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Adding mass to Earth

  1. Apr 12, 2013 #1
    so i was thinking in the future all our resources would be depleted but we would harvest other planets for metals such as chrome aluminium titanium and so forth and maybe even iron.
    And we all know the more mass the planet has the higher the gravitational pull.
    so how much mass/resources can we import to earth without it interfering with the g ?
    and would we notice a small change from for instance 9.81 to 10.0 or 11.0?
  2. jcsd
  3. Apr 12, 2013 #2
    I really doubt it. We'd have to bring around 1.134e23 kg of material from outer space just for g to increase to 10. That's not to say it couldn't happen, but I really doubt it would get to that point.
  4. Apr 12, 2013 #3
    could happen, would we notice 10.0 g or 11.0 g?
  5. Apr 12, 2013 #4
    I don't think 10 g would make a massive difference, g is occasionally rounded to that anyways.

    11 would probably be a bigger difference, but we'd have to bring home about 7.219e23 kg of material. The effects on the earth of bringing that much mass home would probably have killed us long before we noticed the difference in both cases.
  6. Apr 12, 2013 #5
    killed us how? and what are the effect of living in higher g ? bone aches?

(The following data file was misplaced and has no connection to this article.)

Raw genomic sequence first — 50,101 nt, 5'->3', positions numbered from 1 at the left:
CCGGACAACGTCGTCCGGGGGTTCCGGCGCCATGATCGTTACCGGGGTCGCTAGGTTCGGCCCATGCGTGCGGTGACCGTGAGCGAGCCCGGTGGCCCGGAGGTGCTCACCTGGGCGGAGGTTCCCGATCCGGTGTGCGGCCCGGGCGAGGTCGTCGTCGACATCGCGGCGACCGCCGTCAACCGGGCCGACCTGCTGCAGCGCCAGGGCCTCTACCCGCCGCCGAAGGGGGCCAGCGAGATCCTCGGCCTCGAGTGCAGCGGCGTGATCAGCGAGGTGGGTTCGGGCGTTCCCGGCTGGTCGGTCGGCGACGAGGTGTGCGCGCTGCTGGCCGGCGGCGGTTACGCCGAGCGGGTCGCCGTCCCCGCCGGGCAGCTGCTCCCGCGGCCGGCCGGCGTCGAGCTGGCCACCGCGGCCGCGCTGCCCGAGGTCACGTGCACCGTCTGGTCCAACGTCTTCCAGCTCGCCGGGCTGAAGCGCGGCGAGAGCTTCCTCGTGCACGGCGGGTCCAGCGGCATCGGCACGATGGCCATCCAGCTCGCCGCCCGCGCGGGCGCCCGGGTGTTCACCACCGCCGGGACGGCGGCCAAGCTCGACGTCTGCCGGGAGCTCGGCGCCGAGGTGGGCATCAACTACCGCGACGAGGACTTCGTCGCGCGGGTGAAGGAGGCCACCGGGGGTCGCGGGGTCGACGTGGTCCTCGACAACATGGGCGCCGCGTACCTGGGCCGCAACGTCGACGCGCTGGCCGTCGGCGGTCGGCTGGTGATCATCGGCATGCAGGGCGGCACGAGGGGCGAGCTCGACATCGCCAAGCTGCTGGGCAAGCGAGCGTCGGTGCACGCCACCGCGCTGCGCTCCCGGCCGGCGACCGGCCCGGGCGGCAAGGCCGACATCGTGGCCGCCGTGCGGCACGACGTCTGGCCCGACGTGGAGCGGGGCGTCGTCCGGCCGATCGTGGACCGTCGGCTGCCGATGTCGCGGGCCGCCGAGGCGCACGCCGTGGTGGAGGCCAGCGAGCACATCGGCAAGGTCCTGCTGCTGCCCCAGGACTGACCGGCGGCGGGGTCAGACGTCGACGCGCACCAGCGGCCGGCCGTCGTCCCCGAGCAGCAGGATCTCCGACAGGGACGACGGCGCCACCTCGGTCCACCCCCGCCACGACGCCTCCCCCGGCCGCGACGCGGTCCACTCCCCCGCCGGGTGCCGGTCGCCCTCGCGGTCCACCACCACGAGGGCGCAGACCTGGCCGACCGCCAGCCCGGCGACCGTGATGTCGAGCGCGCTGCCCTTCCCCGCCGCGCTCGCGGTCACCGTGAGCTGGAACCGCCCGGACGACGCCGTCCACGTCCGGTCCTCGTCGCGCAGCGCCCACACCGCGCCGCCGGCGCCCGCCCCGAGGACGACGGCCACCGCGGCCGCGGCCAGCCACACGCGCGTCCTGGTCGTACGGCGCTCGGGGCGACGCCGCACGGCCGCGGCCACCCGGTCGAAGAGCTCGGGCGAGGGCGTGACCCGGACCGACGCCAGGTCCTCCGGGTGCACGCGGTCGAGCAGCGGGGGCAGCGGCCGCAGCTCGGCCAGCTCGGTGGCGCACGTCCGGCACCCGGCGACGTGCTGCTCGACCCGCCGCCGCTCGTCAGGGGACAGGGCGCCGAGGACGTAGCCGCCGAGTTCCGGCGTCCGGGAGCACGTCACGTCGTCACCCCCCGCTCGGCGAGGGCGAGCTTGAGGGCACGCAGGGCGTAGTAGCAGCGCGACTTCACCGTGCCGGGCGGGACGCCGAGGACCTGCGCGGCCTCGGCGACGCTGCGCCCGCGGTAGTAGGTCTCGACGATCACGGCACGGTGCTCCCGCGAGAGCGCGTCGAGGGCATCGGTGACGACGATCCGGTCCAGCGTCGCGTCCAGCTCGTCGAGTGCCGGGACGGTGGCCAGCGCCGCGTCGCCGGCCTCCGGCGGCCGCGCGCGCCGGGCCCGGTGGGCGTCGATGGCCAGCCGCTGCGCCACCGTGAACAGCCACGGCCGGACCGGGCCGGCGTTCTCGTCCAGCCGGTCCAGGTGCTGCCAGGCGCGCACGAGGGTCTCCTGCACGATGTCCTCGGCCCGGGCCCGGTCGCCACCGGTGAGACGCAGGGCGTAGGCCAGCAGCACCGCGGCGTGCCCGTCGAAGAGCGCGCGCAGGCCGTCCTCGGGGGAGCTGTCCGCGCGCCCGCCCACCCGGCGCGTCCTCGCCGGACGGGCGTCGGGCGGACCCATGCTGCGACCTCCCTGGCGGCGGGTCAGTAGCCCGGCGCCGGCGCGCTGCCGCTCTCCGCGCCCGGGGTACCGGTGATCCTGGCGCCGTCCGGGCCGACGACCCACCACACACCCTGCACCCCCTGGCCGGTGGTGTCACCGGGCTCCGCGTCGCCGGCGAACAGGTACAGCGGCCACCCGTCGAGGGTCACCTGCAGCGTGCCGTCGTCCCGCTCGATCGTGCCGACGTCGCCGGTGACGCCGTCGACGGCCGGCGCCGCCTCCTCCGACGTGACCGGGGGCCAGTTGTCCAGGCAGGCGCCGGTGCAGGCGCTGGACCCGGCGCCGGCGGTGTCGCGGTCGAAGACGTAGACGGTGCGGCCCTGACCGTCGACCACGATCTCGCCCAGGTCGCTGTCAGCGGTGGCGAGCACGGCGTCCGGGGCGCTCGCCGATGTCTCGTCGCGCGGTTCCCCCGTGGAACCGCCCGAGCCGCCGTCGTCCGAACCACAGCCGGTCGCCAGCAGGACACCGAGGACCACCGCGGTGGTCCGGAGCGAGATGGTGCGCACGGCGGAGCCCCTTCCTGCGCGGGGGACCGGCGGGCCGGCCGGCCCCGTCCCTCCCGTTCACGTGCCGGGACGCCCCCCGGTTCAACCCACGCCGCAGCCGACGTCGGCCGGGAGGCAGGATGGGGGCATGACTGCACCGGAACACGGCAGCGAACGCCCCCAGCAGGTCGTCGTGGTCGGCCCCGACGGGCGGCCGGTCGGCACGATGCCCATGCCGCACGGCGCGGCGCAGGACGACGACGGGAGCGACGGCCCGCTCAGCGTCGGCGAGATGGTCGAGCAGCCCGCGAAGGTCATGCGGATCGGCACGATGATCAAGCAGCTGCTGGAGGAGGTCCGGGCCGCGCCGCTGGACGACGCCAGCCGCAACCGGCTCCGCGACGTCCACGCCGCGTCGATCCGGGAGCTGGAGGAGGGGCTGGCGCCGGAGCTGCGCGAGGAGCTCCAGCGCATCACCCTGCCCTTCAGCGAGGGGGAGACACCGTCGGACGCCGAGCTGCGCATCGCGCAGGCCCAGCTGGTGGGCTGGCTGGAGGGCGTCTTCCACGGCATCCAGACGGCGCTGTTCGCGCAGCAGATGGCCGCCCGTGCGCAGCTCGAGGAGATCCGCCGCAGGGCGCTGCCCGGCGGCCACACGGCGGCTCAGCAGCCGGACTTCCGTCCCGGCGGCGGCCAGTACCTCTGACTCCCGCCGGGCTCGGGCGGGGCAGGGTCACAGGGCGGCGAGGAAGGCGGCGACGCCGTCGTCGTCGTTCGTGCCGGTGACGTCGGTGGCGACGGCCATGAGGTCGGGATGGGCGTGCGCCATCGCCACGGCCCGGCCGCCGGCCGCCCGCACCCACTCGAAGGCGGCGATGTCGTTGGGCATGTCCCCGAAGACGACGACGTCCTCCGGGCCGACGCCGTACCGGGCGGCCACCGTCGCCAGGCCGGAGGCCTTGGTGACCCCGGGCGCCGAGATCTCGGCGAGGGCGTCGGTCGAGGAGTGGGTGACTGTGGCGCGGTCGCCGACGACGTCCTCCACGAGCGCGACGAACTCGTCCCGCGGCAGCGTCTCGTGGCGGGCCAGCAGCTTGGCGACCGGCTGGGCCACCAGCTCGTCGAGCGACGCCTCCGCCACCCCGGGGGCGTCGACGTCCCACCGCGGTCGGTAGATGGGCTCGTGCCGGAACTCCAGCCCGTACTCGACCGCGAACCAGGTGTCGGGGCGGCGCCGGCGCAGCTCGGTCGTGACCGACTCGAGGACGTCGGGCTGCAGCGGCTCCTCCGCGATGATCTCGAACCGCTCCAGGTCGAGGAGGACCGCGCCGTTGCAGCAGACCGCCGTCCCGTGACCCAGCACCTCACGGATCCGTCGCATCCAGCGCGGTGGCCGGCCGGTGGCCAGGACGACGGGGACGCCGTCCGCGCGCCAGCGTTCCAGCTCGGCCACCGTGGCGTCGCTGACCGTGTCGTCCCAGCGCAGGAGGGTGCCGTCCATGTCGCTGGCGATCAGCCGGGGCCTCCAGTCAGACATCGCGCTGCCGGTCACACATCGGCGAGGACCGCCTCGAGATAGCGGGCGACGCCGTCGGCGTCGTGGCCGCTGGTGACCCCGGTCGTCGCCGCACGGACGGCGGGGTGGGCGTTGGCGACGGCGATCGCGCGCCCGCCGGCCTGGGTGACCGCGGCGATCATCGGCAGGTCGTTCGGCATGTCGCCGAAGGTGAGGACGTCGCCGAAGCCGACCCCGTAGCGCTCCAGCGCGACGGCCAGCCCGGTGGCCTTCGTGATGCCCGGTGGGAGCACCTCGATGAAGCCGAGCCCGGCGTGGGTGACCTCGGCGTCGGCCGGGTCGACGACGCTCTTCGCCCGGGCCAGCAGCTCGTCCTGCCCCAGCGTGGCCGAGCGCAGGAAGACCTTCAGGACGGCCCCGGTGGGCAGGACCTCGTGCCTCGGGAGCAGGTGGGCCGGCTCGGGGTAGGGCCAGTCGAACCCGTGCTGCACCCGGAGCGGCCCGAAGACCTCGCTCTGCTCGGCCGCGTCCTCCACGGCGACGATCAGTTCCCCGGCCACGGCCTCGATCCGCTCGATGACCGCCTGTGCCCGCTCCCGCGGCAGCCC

7. Apr 12, 2013 #6


    Staff: Mentor

    you can determine this yourself using the g=GM/r^2 with r=radius of the Earth and G the gravitational constant and M the mass of the Earth. From that you can M in terms of g: M=g*r^2/G so basically going from 9.81 to 9.82 is 0.01*r^2/G mass increase.

    R = 6,371 km = 6.371E+6 m
    G = 6.67384E-11
    M = 6.081902e+21 kg for going from 9.81 to 9.82 m/s^2

    current mass of Earth = 5.97219E+24 kilograms
  8. Apr 12, 2013 #7
    I suppose so, though I'm thinking more in terms of volume. There isn't enough room on earth for that kind of mass without completely destroying natural life as we know it. Keep in mind, the amount we have to import is only a decimal place or so away from the mass of the earth; we'd be crushed.
  9. Apr 12, 2013 #8
    thanks jedish but im more concerned about the effects it has on mankind.
  10. Apr 12, 2013 #9
    i kinda thought of higher g would be same as gaining a lot of weight and feeling you are heavy as you walk for instance im like 115kg so i feel heavy cant really move around much but i do weighttrain a lot of it is muslces. but i still feel a bit immobile.

    although there is a flip side to that story and that is exporting minerals from earth and having a lower g, that would be great we could jump higher and be more flexible. sometimes i feel the g on earth is too much you get that feeling?
  11. Apr 12, 2013 #10
    Not really.

    I'm not too knowledgable on the subject of meteorology, but I'm fairly certain if we had a signifigant decrease in our gravitational pull, we'd begin to lose our atmosphere at a faster rate, eventually losing it completely, and making it impossible to breath.

    So, to be honest, I'm fairly happy with the gravity we have right now.
  12. Apr 12, 2013 #11
    I thought about how we're slowing the Earth down by bringing mass from the center to the surface. But I guess we're really not digging that far into the Earth, and we're really not moving that much mass.
  13. Apr 12, 2013 #12
    I don't even think that would make a significant difference on our velocity. It shouldn't make any, as far as I know, since no outside forces are being applied to the Earth by our doing that.
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